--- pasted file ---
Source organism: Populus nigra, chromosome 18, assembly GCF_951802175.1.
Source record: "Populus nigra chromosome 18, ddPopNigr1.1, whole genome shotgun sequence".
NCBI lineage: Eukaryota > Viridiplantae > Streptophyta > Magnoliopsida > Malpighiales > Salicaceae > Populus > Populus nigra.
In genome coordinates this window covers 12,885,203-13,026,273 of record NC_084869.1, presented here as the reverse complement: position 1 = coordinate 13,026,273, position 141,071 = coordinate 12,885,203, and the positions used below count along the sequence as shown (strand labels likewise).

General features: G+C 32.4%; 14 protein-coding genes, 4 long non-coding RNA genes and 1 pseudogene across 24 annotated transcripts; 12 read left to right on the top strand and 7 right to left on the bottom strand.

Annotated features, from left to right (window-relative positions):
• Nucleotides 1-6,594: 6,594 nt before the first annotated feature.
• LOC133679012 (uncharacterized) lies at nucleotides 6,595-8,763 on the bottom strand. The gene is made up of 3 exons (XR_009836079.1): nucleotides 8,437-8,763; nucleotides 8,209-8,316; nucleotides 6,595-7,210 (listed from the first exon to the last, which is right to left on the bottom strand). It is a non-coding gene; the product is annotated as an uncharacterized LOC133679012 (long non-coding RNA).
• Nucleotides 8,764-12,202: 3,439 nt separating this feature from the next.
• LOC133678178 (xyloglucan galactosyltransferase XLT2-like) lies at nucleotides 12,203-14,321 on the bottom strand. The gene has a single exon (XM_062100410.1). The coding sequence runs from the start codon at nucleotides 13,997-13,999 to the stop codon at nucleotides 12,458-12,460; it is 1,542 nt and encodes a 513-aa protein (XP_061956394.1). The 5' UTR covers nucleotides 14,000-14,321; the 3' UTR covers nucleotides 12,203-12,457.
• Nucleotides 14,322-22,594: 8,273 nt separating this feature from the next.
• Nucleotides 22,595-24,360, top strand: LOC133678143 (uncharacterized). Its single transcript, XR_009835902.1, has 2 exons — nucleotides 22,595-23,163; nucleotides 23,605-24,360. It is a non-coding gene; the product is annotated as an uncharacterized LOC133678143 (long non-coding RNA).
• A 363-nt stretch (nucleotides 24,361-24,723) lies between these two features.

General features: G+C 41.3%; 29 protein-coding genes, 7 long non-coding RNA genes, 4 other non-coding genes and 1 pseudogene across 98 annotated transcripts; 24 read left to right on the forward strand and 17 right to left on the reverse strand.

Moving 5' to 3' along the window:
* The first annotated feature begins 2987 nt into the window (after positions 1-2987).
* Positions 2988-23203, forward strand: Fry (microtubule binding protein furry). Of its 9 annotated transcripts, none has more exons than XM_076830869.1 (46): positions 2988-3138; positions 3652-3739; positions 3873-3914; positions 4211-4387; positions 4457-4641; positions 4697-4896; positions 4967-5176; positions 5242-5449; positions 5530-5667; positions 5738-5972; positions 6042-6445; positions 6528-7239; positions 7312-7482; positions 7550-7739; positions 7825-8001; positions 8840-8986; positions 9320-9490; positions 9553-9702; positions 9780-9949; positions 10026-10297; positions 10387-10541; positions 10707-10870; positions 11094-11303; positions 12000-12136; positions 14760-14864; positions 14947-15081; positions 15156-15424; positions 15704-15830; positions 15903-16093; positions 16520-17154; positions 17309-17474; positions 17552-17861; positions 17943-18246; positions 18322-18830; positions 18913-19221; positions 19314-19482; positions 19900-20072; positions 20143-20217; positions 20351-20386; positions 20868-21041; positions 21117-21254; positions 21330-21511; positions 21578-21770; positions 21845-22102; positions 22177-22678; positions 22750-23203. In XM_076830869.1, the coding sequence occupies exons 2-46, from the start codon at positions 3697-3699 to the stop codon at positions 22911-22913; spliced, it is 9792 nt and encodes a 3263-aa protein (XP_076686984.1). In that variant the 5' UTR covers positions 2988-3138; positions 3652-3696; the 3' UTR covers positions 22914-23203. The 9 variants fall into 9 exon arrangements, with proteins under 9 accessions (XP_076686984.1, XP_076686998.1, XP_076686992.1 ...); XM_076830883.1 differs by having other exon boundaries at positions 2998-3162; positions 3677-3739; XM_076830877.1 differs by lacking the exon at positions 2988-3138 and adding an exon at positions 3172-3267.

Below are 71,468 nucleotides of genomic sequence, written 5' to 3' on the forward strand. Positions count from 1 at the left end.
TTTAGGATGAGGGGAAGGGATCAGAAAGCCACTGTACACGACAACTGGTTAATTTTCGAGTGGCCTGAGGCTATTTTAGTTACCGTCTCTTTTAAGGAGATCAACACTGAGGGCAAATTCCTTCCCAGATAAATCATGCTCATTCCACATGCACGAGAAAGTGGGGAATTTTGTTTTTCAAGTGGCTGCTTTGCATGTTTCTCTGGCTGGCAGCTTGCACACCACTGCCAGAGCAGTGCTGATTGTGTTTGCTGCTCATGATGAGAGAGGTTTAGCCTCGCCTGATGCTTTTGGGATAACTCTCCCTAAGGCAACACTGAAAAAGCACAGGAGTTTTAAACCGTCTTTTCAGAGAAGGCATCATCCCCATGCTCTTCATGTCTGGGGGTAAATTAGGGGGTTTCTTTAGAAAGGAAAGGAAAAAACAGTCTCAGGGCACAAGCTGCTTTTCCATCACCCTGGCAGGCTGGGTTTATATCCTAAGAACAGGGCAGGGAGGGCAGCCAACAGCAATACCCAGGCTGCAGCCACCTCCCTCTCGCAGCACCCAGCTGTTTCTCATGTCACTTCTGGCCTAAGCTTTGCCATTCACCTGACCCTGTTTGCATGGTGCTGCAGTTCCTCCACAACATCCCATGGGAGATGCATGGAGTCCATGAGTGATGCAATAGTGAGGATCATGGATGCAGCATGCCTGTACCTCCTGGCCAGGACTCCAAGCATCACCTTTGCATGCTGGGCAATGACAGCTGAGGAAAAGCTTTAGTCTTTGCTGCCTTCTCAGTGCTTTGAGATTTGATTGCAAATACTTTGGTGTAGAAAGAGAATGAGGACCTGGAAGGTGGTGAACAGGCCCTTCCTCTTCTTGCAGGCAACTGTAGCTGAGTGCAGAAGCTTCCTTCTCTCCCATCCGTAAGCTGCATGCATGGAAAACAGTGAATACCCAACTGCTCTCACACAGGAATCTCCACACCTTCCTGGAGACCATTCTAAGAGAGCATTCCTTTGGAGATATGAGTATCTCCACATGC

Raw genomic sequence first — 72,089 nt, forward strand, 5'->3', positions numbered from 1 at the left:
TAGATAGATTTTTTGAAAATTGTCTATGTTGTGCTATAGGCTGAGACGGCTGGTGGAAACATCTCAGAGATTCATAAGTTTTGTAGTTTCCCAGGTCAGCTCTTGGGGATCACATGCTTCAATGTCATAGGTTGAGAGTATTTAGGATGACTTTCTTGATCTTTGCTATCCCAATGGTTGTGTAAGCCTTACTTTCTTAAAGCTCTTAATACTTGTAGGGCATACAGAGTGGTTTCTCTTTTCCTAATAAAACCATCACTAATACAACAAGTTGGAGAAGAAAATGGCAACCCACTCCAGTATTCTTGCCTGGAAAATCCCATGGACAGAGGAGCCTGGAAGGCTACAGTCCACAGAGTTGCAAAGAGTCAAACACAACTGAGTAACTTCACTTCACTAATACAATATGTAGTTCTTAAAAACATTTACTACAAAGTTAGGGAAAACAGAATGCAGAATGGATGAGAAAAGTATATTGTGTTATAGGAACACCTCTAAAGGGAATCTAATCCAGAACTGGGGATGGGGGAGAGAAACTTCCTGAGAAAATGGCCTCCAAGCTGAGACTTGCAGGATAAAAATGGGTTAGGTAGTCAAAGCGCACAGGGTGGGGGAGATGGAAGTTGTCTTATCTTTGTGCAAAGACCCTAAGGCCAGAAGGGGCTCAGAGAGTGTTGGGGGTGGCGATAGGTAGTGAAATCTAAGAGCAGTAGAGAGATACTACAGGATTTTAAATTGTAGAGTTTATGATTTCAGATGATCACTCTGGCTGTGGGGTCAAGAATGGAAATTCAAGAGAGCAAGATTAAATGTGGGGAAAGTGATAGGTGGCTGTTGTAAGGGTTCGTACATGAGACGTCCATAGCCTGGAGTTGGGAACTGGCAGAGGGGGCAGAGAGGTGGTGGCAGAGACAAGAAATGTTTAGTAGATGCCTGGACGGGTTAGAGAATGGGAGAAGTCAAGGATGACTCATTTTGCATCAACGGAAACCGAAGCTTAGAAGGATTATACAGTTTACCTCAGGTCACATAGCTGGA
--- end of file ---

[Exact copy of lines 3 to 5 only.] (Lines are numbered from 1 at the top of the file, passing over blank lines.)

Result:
NCBI lineage: Eukaryota > Viridiplantae > Streptophyta > Magnoliopsida > Malpighiales > Salicaceae > Populus > Populus nigra.
In genome coordinates this window covers 12,885,203-13,026,273 of record NC_084869.1, presented here as the reverse complement: position 1 = coordinate 13,026,273, position 141,071 = coordinate 12,885,203, and the positions used below count along the sequence as shown (strand labels likewise).

General features: G+C 32.4%; 14 protein-coding genes, 4 long non-coding RNA genes and 1 pseudogene across 24 annotated transcripts; 12 read left to right on the top strand and 7 right to left on the bottom strand.